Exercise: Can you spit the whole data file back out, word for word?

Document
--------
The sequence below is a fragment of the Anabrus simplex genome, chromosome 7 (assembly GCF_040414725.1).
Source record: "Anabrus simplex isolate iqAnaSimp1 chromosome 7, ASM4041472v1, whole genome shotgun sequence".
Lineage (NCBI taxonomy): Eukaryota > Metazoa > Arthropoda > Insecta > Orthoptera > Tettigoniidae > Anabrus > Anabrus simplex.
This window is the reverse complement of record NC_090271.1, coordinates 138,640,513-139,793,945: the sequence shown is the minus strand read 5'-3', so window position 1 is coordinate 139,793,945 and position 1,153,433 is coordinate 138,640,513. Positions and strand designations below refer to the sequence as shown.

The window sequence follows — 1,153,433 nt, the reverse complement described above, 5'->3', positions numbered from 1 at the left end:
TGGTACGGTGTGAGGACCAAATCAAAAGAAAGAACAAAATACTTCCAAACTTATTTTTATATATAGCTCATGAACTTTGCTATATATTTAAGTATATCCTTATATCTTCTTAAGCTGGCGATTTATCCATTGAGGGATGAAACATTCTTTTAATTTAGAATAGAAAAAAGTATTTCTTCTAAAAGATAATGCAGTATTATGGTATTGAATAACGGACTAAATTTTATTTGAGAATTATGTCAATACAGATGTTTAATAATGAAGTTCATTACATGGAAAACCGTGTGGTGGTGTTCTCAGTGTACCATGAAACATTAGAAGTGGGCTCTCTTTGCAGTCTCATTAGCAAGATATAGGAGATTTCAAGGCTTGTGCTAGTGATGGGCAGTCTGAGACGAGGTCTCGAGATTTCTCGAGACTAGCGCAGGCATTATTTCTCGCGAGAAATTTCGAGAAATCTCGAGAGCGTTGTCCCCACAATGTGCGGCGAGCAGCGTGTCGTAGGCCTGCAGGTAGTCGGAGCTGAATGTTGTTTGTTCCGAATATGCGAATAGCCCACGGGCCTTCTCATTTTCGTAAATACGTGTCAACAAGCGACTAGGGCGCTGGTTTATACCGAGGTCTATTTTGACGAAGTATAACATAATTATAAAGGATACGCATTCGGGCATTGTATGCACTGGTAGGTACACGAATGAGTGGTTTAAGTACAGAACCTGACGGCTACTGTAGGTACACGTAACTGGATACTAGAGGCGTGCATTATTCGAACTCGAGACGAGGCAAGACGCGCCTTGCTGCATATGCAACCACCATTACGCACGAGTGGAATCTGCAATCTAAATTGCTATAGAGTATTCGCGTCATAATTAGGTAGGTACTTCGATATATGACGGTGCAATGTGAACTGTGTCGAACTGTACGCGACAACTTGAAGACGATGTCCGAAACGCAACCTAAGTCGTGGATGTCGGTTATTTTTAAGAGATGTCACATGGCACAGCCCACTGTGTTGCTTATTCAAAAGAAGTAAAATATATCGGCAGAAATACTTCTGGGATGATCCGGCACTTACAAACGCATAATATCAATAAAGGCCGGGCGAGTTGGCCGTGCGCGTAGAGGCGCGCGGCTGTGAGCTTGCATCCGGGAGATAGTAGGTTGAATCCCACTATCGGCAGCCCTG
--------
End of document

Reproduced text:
The sequence below is a fragment of the Anabrus simplex genome, chromosome 7 (assembly GCF_040414725.1).
Source record: "Anabrus simplex isolate iqAnaSimp1 chromosome 7, ASM4041472v1, whole genome shotgun sequence".
Lineage (NCBI taxonomy): Eukaryota > Metazoa > Arthropoda > Insecta > Orthoptera > Tettigoniidae > Anabrus > Anabrus simplex.
This window is the reverse complement of record NC_090271.1, coordinates 138,640,513-139,793,945: the sequence shown is the minus strand read 5'-3', so window position 1 is coordinate 139,793,945 and position 1,153,433 is coordinate 138,640,513. Positions and strand designations below refer to the sequence as shown.

The window sequence follows — 1,153,433 nt, the reverse complement described above, 5'->3', positions numbered from 1 at the left end:
TGGTACGGTGTGAGGACCAAATCAAAAGAAAGAACAAAATACTTCCAAACTTATTTTTATATATAGCTCATGAACTTTGCTATATATTTAAGTATATCCTTATATCTTCTTAAGCTGGCGATTTATCCATTGAGGGATGAAACATTCTTTTAATTTAGAATAGAAAAAAGTATTTCTTCTAAAAGATAATGCAGTATTATGGTATTGAATAACGGACTAAATTTTATTTGAGAATTATGTCAATACAGATGTTTAATAATGAAGTTCATTACATGGAAAACCGTGTGGTGGTGTTCTCAGTGTACCATGAAACATTAGAAGTGGGCTCTCTTTGCAGTCTCATTAGCAAGATATAGGAGATTTCAAGGCTTGTGCTAGTGATGGGCAGTCTGAGACGAGGTCTCGAGATTTCTCGAGACTAGCGCAGGCATTATTTCTCGCGAGAAATTTCGAGAAATCTCGAGAGCGTTGTCCCCACAATGTGCGGCGAGCAGCGTGTCGTAGGCCTGCAGGTAGTCGGAGCTGAATGTTGTTTGTTCCGAATATGCGAATAGCCCACGGGCCTTCTCATTTTCGTAAATACGTGTCAACAAGCGACTAGGGCGCTGGTTTATACCGAGGTCTATTTTGACGAAGTATAACATAATTATAAAGGATACGCATTCGGGCATTGTATGCACTGGTAGGTACACGAATGAGTGGTTTAAGTACAGAACCTGACGGCTACTGTAGGTACACGTAACTGGATACTAGAGGCGTGCATTATTCGAACTCGAGACGAGGCAAGACGCGCCTTGCTGCATATGCAACCACCATTACGCACGAGTGGAATCTGCAATCTAAATTGCTATAGAGTATTCGCGTCATAATTAGGTAGGTACTTCGATATATGACGGTGCAATGTGAACTGTGTCGAACTGTACGCGACAACTTGAAGACGATGTCCGAAACGCAACCTAAGTCGTGGATGTCGGTTATTTTTAAGAGATGTCACATGGCACAGCCCACTGTGTTGCTTATTCAAAAGAAGTAAAATATATCGGCAGAAATACTTCTGGGATGATCCGGCACTTACAAACGCATAATATCAATAAAGGCCGGGCGAGTTGGCCGTGCGCGTAGAGGCGCGCGGCTGTGAGCTTGCATCCGGGAGATAGTAGGTTGAATCCCACTATCGGCAGCCCTG